Climate Change Already Having Wide-Ranging Effects On U.S., Report Finds

People are already grappling with drought, heat, flooding, and sea level rise.

Flooded VW Bug

This car with smashed windows near Avenue C in Manhattan was one of hundreds tossed around and flooded by an unprecedented storm surge.Dave Mosher

When it comes to climate change, the future is now; it no longer makes sense to (solely) talk about potential impacts in the future, since it is already having a wide range of effects in the United States, according to a large report released today by a group of scientists overseen by the government. Climate change is largely caused by humans, it has already affected you, and will affect you much more in the future, the report suggests. Here are some of the things climate change has already wrought, as the report noted:

Summers are longer and hotter, and extended periods of unusual heat last longer than any living American has ever experienced. Winters are generally shorter and warmer. Rain comes in heavier downpours.

And it gets worse:

Residents of some coastal cities see their streets flood more regularly during storms and high tides. Inland cities near large rivers also experience more flooding, especially in the Midwest and Northeast... Hotter and drier weather and earlier snow melt mean that wildfires in the West start earlier in the spring, last later into the fall, and burn more acreage.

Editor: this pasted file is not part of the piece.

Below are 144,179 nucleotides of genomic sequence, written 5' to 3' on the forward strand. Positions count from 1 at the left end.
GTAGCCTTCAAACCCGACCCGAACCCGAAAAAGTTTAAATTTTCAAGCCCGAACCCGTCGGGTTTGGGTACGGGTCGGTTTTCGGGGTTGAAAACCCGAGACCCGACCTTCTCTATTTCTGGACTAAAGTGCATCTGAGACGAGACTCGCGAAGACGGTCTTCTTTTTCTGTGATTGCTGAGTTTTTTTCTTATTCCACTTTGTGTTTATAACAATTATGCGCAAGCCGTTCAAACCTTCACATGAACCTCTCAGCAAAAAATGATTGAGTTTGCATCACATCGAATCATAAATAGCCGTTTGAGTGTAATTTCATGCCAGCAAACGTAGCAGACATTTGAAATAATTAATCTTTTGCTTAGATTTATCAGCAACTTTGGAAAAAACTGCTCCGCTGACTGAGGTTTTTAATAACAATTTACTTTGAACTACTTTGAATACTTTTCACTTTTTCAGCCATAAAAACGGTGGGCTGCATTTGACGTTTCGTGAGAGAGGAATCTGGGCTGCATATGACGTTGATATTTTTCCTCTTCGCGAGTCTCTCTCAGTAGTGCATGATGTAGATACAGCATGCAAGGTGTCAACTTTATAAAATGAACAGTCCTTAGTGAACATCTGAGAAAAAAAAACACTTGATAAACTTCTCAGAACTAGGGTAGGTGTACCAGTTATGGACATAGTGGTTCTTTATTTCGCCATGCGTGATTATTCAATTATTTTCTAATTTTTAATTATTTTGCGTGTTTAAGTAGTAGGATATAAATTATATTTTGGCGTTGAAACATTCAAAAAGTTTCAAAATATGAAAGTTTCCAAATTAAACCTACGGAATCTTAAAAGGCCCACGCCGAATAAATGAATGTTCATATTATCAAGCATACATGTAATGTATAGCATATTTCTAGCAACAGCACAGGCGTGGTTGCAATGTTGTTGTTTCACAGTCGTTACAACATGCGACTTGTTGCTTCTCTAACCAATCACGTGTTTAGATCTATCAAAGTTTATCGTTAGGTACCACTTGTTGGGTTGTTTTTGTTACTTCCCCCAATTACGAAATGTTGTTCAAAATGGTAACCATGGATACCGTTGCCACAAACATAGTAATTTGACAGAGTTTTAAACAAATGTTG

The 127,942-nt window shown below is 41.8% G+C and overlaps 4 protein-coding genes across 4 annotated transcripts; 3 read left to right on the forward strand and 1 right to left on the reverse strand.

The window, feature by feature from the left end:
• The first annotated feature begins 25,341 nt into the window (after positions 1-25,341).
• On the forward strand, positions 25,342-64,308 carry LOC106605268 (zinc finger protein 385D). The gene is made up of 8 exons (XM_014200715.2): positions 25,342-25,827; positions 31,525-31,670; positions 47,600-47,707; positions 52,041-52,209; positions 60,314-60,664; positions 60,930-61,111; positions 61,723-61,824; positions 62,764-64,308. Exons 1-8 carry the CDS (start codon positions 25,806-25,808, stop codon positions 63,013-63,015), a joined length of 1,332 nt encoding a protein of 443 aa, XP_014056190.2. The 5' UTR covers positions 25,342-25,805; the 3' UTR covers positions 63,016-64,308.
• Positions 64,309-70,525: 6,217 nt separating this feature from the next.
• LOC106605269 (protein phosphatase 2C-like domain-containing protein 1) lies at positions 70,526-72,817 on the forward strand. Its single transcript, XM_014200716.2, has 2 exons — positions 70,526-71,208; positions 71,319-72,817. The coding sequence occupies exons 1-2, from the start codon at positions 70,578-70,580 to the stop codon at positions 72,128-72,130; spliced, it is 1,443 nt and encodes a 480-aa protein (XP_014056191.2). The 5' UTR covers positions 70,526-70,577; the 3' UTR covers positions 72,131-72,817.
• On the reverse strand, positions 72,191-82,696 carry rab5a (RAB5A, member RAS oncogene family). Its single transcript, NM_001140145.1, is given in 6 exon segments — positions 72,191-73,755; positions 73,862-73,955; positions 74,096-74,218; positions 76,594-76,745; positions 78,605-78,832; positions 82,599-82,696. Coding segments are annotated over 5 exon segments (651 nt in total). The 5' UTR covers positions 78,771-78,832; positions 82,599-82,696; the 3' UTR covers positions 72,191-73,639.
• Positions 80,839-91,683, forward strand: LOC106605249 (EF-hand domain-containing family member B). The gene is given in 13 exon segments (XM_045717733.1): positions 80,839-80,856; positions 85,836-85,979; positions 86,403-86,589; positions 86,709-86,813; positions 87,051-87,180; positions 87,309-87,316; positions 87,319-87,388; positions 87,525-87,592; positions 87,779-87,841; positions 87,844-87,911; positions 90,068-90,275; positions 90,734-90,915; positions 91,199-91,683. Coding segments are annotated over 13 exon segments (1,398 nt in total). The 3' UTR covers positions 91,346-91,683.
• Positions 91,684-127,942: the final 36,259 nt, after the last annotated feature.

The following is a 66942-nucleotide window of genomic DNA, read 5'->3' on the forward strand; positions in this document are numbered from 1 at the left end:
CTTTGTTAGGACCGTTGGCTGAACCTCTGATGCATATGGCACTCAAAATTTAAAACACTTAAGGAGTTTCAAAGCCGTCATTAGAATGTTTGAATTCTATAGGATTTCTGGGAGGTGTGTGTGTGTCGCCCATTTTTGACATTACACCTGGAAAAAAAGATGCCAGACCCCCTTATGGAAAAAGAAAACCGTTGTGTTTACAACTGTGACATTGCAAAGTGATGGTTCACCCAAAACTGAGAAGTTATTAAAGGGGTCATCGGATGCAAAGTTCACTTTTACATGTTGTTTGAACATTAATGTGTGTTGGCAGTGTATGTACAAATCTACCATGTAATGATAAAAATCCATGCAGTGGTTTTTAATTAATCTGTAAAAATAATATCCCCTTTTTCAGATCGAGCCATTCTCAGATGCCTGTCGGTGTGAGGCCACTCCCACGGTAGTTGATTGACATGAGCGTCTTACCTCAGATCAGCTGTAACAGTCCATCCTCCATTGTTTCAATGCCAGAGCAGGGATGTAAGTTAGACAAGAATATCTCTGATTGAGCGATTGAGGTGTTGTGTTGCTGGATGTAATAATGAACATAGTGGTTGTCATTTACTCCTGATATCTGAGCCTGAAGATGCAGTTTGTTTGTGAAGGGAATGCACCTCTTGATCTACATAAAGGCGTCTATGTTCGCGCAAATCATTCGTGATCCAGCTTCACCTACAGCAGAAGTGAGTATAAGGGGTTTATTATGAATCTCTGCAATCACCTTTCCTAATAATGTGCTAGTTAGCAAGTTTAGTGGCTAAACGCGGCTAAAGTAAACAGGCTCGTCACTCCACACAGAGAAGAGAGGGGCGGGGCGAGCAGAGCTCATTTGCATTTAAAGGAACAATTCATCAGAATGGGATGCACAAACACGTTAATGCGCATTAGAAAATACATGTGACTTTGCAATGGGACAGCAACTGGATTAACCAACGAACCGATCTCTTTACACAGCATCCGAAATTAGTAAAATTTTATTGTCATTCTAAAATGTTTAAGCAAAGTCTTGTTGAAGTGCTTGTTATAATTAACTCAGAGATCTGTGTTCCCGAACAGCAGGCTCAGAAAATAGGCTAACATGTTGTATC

"Climate change is not a distant threat--it is already effecting every place in the country and key sectors of the economy," said John Holdren, President Barack Obama's senior advisor on science and technology issues, in a conference call today. The report, part of the National Climate Assessment, was presented at the White House, and President Obama planned to spend part of the day outlining some of the findings to weather forecasters.

The data isn't all new, but this is by far the most wide-ranging report of its kind to date in the U.S., and provides the clearest glimpse yet that humans are causing climate change, and that it has real impacts on real people--from "corn producers in Iowa" to "oyster growers in Washington State and maple syrup producers in Vermont"--along with city-dwellers throughout the U.S. In other words, you should care about this information, unless you don't care about anything. This is the third report of its kind; the last was issued in 2009.

The most worrisome things that are already happening: sea level rise, drought and high temperatures in the Southwest (and the related issue of wildfires), and extreme downpours, said Jerry Melillo, a researcher at the Marine Biological Laboratory.

Sea level rise is a particularly thorny issue. According to the report, ocean levels will between one and four feet by 2100, Melillo said, higher than some previous estimates. Cities like Miami, where certain areas regularly flood at high tide, are already grappling with sea level rise, and plan to spend hundreds of millions in mitigation efforts.

One notable new result: Extreme downpours have increased by as much as 70 percent in the Northeast, as a warmer atmosphere is able to hold more water, said Tom Karl, director of the National Climatic Data Center.

Will this report have any effect on politics? "The Hill is challenging right now, hopefully this information will begin to change some minds up there," Holdren said.

But by merely informing, it will hopefully help lead people to support efforts to reduce carbon emissions, and projects to mitigate some of these effects, scientists said.

This the first report to provide a comprehensive look at the effects of climate change on the U.S.--a report released in late March by the United Nations, the fifth report from the Intergovernmental Panel on Climate Change, found that climate change has already harmed hundreds of millions around the world.